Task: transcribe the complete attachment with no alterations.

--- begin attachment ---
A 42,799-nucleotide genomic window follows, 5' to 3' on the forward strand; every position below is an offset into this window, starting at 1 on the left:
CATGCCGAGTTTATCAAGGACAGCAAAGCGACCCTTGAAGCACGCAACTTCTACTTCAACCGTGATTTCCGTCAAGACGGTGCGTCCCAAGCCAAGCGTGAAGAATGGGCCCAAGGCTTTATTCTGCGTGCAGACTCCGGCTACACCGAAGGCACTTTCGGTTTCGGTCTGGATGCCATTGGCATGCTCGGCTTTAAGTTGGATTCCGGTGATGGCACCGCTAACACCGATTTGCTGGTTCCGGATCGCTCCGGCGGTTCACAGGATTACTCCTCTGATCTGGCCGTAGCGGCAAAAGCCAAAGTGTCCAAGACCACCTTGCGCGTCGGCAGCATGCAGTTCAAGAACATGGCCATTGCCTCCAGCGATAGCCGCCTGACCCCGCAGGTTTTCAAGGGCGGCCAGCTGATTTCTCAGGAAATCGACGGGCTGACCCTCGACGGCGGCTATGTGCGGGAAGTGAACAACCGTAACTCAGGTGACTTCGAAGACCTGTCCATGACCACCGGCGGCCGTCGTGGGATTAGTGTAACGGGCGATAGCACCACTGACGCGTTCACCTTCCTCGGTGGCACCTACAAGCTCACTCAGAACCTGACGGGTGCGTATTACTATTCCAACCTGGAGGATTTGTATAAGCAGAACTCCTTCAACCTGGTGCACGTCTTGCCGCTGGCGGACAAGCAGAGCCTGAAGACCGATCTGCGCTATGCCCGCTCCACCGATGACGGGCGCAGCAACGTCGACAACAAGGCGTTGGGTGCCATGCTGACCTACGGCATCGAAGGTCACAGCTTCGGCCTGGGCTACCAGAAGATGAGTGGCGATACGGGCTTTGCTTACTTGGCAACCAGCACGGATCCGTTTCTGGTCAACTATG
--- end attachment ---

A 42,799-nucleotide genomic window follows, 5' to 3' on the forward strand; every position below is an offset into this window, starting at 1 on the left:
CATGCCGAGTTTATCAAGGACAGCAAAGCGACCCTTGAAGCACGCAACTTCTACTTCAACCGTGATTTCCGTCAAGACGGTGCGTCCCAAGCCAAGCGTGAAGAATGGGCCCAAGGCTTTATTCTGCGTGCAGACTCCGGCTACACCGAAGGCACTTTCGGTTTCGGTCTGGATGCCATTGGCATGCTCGGCTTTAAGTTGGATTCCGGTGATGGCACCGCTAACACCGATTTGCTGGTTCCGGATCGCTCCGGCGGTTCACAGGATTACTCCTCTGATCTGGCCGTAGCGGCAAAAGCCAAAGTGTCCAAGACCACCTTGCGCGTCGGCAGCATGCAGTTCAAGAACATGGCCATTGCCTCCAGCGATAGCCGCCTGACCCCGCAGGTTTTCAAGGGCGGCCAGCTGATTTCTCAGGAAATCGACGGGCTGACCCTCGACGGCGGCTATGTGCGGGAAGTGAACAACCGTAACTCAGGTGACTTCGAAGACCTGTCCATGACCACCGGCGGCCGTCGTGGGATTAGTGTAACGGGCGATAGCACCACTGACGCGTTCACCTTCCTCGGTGGCACCTACAAGCTCACTCAGAACCTGACGGGTGCGTATTACTATTCCAACCTGGAGGATTTGTATAAGCAGAACTCCTTCAACCTGGTGCACGTCTTGCCGCTGGCGGACAAGCAGAGCCTGAAGACCGATCTGCGCTATGCCCGCTCCACCGATGACGGGCGCAGCAACGTCGACAACAAGGCGTTGGGTGCCATGCTGACCTACGGCATCGAAGGTCACAGCTTCGGCCTGGGCTACCAGAAGATGAGTGGCGATACGGGCTTTGCTTACTTGGCAACCAGCACGGATCCGTTTCTGGTCAACTATG